Cyclographic Camera Photographs Speedy Mechanical Motion (Oct, 1921)
Cyclographic Camera Photographs Speedy Mechanical Motion
By G. H. DACY
THE most remarkable development in modern photography is centered in the cyclographic camera recently devised and perfected by Dr. T.E. Eckhardt and his assistants at the Washington laboratories of the National Bureau of Standards. This special camera is a masterpiece of photographic skill, as it takes pictures of things on the fly, traveling at such excessive velocities that no other camera under the sun is qualified to get a picture of their flight. A remarkable feature of the new camera is that in many instances it can take pictures of phenomena of infinitely small interval which occur many miles distant from its location, records of the phenomena being carried to the camera in the form of electrical currents and as such are accurately photographed. The cyclographic camera is of great scientific and research value for making sound photographs, for making pictures of the almost imperceptible vibrations of mechanical devices and for reproducing the paths of projectiles. It renders possible the study and potential solution of scientific secrets which heretofore have been considered intricate and unsolvable enigmas. The cyclographic camera is a cylindrical contrivance with a special flywheel and drum so devised that the film rolled or unrolled over this drum may be held taut at all times. The camera makes ten revolutions a second and the length of the film used is five feet. This means that the camera is capacitated to make fifty feet of exposure a second. To provide this amount of film on the drum would involve the use of a very cumbersome camera. The Bureau of Standards experts have solved this problem by equipping the drum with a special worm appliance which permits of spiraling the film in taking the picture by alternately moving the drum uniformly back and forth. This means that the normal five feet of film which the four-inch-wide camera can carry can be so operated as to accommodate forty feet of actual picture by limiting the exposure to one-half inch per revolution, and spiraling the film backwards and forwards eight times in making that amount of exposure.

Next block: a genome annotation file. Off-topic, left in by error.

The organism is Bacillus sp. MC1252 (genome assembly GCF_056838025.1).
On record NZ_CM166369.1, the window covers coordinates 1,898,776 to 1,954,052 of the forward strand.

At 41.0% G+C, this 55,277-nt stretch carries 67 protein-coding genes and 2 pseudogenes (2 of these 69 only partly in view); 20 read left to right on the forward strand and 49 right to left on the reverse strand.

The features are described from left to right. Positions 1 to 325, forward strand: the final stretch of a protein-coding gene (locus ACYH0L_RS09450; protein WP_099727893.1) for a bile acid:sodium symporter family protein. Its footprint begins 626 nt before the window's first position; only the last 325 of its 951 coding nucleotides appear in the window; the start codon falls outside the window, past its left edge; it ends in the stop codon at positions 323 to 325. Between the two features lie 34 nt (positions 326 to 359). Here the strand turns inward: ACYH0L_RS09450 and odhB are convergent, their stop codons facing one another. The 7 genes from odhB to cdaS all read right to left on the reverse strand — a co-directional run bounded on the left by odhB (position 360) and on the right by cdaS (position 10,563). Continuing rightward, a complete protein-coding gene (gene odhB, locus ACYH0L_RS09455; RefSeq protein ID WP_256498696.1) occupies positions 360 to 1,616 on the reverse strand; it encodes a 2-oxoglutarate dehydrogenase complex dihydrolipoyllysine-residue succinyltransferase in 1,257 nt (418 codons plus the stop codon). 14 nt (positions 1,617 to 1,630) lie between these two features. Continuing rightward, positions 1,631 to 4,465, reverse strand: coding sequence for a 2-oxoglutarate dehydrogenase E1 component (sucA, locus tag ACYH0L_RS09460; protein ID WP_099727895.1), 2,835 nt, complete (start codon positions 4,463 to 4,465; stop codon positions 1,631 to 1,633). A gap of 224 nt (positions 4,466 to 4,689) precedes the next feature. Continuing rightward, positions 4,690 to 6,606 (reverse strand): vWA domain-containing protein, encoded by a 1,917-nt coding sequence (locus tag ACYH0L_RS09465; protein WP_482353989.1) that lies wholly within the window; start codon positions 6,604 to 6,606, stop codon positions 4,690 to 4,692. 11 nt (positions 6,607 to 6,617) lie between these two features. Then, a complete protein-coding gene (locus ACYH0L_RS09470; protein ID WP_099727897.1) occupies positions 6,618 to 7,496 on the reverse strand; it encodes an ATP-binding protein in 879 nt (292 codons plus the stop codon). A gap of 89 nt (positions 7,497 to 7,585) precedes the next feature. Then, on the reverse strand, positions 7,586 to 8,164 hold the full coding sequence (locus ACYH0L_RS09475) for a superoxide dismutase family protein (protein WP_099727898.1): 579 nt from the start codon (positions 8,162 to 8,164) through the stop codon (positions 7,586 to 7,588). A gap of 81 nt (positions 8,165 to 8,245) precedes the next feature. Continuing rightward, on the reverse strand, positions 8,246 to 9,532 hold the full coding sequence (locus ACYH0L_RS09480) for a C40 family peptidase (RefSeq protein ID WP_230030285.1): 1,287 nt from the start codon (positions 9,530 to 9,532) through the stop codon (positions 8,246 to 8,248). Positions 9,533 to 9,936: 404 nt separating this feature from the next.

The. worm which causes the spiral motion of the film is operated by a very sensitive relay magnet which is also connected directly with the shutter in such a manner that the shutter opens and begins to take the picture as soon as the worm and drum become active and start the spiral movement. The shutter consists of a special leaf arrangement with the necessary prisms and ground glass arranged to focus on the film. A small electric motor is used to operate the drum cylinder and to unroll the film at a uniform speed. Ordinarily, as the motor operates the drum, the worm idles at leisure. When the spiral movement of the drum is desired, this worm is energized by means of the relay magnet. In order to make a sound photograph with the new camera, it is necessary to provide some reflecting surface which will indicate the variations in the air pressure which prevail. Small mirror attachments are employed for this purpose. In practical, mechanical shops and factories, the new camera will be invaluable where trouble or breakdowns occur with vibrating machinery. Cyclographic photographs are equivalent mechanically to X-ray pictures. The new camera differs from the average motion picture camera inasmuch as its film is moving continuously during exposure while the “movie” film is made by intervals. An idea of the scientific importance of the cyclographic photographs of rapidly moving bodies may be gained from the fact that time can be measured to approximately one one-millionth of a second on the exposed film.